Bioretention is a depressed landscape feature which stores, filters, and infiltrates stormwater runoff.
Bioretention is an attractive Best Management Practice (BMP) on many developments because it can be tucked into greenspace such as curb and cul-de-sac islands, streetscape, and planter boxes. Bioretention elements provide volume reduction, water quality treatment, channel protection storage and Peak Flood Detention Storage.
Basic components important to most St. Louis area bioretention “cells” are vegetation; organic soil that will drain well and provide growing media for plants; a graded filter of sands and gravels below the soil; a perforated underdrain pipe beneath the graded filter to ensure the bioretention will drain; and an overflow structure to pass storms larger than the bioretention design storm.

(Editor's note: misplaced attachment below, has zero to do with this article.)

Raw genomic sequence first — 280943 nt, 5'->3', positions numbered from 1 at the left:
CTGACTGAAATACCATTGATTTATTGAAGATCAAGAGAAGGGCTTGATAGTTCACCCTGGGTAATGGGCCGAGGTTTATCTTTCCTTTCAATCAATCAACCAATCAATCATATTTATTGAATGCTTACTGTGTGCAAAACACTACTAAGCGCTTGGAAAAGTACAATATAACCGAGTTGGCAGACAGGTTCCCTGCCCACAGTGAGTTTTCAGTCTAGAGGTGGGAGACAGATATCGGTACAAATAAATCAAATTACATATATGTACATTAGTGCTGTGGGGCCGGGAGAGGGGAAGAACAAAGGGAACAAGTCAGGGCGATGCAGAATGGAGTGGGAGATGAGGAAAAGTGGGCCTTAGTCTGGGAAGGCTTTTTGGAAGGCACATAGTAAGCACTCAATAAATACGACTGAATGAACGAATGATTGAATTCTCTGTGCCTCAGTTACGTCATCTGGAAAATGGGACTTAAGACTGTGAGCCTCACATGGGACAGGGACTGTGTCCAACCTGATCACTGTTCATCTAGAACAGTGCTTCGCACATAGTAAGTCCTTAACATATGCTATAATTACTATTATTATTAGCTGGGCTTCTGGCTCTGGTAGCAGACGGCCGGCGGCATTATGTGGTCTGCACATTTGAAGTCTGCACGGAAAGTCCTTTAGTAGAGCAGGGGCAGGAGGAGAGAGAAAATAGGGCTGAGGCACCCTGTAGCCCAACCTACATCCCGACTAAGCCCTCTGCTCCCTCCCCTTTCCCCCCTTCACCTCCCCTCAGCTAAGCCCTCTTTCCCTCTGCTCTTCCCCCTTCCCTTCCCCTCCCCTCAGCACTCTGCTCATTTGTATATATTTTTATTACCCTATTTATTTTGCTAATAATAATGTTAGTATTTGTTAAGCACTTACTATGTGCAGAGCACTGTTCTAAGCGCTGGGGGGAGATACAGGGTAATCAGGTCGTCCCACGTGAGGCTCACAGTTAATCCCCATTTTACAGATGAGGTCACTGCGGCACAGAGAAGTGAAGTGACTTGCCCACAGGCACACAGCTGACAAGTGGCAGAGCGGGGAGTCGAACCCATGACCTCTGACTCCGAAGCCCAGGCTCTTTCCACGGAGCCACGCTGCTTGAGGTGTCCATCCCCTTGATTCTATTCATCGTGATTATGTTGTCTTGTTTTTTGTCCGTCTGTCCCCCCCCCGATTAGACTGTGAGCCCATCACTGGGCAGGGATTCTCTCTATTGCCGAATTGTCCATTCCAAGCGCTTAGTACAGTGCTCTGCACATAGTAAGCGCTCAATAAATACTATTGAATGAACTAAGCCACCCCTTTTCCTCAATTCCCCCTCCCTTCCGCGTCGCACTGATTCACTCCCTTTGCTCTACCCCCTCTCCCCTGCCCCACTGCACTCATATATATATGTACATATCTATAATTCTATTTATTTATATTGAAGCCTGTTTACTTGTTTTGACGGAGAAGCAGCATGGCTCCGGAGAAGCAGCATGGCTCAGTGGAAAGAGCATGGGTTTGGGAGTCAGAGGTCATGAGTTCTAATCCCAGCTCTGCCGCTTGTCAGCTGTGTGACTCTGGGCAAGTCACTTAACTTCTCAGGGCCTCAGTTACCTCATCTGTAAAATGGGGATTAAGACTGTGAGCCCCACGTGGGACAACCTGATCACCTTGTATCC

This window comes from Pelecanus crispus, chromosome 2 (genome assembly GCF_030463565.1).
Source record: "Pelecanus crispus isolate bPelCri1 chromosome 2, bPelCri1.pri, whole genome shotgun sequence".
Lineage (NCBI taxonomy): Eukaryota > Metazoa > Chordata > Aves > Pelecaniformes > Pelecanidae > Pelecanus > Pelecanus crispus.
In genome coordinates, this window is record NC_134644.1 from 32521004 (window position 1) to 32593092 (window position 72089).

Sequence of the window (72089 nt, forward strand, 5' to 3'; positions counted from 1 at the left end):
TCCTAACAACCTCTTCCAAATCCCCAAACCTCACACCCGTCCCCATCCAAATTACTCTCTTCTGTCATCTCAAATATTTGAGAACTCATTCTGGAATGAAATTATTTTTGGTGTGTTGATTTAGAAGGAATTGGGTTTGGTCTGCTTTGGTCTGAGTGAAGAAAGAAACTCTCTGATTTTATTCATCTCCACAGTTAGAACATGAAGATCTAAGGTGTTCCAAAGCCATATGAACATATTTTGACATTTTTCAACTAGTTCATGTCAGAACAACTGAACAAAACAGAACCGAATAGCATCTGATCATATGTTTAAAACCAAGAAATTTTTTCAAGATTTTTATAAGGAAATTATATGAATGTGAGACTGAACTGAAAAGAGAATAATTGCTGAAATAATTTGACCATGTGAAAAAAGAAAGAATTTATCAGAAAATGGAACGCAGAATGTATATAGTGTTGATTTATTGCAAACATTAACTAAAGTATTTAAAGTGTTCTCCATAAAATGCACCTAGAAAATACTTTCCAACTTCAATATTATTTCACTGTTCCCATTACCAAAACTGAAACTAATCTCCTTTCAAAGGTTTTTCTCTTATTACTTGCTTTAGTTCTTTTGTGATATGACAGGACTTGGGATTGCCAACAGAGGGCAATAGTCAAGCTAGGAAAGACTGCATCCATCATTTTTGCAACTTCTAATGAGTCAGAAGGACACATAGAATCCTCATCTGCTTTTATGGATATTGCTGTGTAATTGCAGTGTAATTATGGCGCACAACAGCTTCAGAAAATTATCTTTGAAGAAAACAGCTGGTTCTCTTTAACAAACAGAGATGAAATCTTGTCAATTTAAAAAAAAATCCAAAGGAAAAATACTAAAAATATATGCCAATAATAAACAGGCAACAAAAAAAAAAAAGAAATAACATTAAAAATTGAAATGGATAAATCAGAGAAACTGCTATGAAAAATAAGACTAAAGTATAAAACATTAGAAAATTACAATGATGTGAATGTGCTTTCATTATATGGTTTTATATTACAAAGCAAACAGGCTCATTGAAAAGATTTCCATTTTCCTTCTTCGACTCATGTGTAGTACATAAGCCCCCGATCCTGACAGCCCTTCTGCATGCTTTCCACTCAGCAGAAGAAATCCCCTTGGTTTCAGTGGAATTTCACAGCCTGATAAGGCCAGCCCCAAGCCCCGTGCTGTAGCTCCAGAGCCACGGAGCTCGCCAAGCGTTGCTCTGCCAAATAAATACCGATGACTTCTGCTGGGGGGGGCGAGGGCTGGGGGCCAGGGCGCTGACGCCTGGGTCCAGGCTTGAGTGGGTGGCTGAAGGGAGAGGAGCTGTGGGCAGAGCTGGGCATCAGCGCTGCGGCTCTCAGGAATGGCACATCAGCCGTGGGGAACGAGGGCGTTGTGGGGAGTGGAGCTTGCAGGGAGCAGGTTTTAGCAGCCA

Considerations should include:
- Trail under 5% slope where area can be graded to form a shallow depression
- Linear bioretention facilities along the trail are appropriate with slopes less than 3%. Higher slopes could require internal depth controls such as weirs or check dams to maintain storage volume, especially in long, continuous bioretention facilities.
- Trail over 5% slope if area can be graded to form a shallow depression
- Greater slopes are more difficult to work with and sometimes impossible to maintain maximum 3:1 slopes approaching bioretention facilities.
- Bioretention facilities can be “terraced” and hydraulically connected in areas with steep slopes.
- Adjacent to and hydraulically connected to permeable pavers. Bioretention facilities can act as an inlet to the storage beneath surface pavers and act as a backup connection to the gravel storage if the pavers become clogged.